Financial Stocks Drive 5th Week of Gains
Stocks rose for a fifth straight week, capping the steepest rally since 1933, as Wells Fargo's higher-than-estimated earnings and investor speculation that banks will pass government stress tests spurred optimism that the industry's slump is ending.
Bank of America, American Express and J.P. Morgan Chase helped drive a gauge of 80 financial companies in the Standard & Poor's 500-stock index to a 9.4 percent advance. Wells Fargo surged 32 percent on Thursday when it reported that it would record first-quarter profit. Lincoln National spiked 50.7 percent and Principal Financial Group jumped 37.4 percent as the Treasury Department considered bailouts for life insurers.
"This was a really, really positive start to the earnings season," said Hugh Johnson, who oversees $750 million as chairman of Johnson Illington Advisors in Albany, N.Y. "Banks are not going to be forced to take the kind of write-offs they had to take in prior quarters."
The S&P 500 gained 1.7 percent, to 856.56. It has soared 27 percent since March 9, the steepest 23-session rise in 76 years. The Dow Jones industrial average added 0.8 percent, to finish the week at 8083.38. The Nasdaq increased 1.9 percent, to 1652.54.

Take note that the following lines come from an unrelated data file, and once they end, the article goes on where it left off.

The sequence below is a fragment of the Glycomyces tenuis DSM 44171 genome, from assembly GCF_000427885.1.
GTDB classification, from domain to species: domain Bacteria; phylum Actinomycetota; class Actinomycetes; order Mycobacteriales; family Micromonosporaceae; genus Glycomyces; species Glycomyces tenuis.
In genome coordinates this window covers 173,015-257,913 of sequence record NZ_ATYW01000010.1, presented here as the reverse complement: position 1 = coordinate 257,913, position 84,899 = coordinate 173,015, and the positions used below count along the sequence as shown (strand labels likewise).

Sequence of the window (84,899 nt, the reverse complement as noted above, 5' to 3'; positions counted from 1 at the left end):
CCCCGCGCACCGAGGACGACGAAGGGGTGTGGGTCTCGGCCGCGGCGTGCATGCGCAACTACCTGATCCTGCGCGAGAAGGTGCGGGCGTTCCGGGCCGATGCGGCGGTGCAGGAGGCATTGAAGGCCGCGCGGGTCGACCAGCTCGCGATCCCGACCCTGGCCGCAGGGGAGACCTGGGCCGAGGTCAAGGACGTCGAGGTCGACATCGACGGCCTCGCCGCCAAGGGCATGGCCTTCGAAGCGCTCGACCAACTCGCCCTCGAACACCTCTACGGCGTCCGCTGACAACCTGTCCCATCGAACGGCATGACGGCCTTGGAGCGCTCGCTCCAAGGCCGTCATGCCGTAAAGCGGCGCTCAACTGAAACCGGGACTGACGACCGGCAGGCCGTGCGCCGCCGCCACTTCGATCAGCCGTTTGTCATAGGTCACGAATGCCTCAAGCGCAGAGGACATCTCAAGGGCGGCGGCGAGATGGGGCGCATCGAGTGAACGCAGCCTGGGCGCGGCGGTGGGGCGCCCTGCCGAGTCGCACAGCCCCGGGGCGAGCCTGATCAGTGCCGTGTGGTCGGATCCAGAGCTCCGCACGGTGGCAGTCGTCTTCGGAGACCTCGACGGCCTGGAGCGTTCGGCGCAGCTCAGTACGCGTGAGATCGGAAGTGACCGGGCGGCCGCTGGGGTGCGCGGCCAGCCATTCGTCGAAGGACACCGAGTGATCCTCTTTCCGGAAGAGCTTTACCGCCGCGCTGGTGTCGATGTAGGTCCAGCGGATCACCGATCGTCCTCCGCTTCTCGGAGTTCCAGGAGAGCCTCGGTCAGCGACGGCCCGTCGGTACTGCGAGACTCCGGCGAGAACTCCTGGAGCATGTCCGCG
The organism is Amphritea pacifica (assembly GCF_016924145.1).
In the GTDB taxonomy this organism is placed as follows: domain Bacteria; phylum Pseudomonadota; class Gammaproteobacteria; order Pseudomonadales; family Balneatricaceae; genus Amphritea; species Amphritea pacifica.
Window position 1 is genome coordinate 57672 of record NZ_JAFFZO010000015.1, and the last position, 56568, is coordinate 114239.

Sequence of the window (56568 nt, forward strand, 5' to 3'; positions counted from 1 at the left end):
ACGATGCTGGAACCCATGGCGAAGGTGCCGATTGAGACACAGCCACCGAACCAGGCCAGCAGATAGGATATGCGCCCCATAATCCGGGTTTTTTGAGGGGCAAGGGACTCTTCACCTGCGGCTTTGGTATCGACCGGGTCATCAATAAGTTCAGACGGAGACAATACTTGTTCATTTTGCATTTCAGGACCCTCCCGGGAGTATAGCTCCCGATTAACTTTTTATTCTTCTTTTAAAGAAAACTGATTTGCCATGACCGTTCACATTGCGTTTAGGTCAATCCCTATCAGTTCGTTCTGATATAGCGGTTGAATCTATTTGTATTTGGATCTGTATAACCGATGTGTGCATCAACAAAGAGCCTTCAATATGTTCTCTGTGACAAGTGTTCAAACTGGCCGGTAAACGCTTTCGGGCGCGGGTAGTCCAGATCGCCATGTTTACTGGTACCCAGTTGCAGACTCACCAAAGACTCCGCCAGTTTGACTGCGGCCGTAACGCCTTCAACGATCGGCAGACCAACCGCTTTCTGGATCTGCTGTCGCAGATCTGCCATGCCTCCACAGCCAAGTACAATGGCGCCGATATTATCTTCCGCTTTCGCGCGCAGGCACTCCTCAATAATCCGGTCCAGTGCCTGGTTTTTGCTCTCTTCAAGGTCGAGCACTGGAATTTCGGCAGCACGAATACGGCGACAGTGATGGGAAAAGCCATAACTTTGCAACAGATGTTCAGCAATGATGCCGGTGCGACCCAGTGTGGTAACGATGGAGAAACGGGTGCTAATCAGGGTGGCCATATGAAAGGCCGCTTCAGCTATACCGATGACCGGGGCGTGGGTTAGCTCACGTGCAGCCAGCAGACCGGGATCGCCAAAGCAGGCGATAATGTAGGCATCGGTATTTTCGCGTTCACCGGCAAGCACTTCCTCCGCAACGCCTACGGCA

U.S. exchanges were closed for Good Friday.
The S&P 500 is now down only 5.2 percent in 2009, compared with 25 percent as of March 9.
Wal-Mart retreated 5.8 percent, limiting the market's advance, after it reported March sales that increased less than analysts had estimated.
The Treasury will auction $28 billion of three-month bills and $27 billion of six-month bills tomorrow. They yielded 0.13 percent and 0.37 percent, respectively, in when-issued trading. One-month bills will be sold on Tuesday.
-- Bloomberg News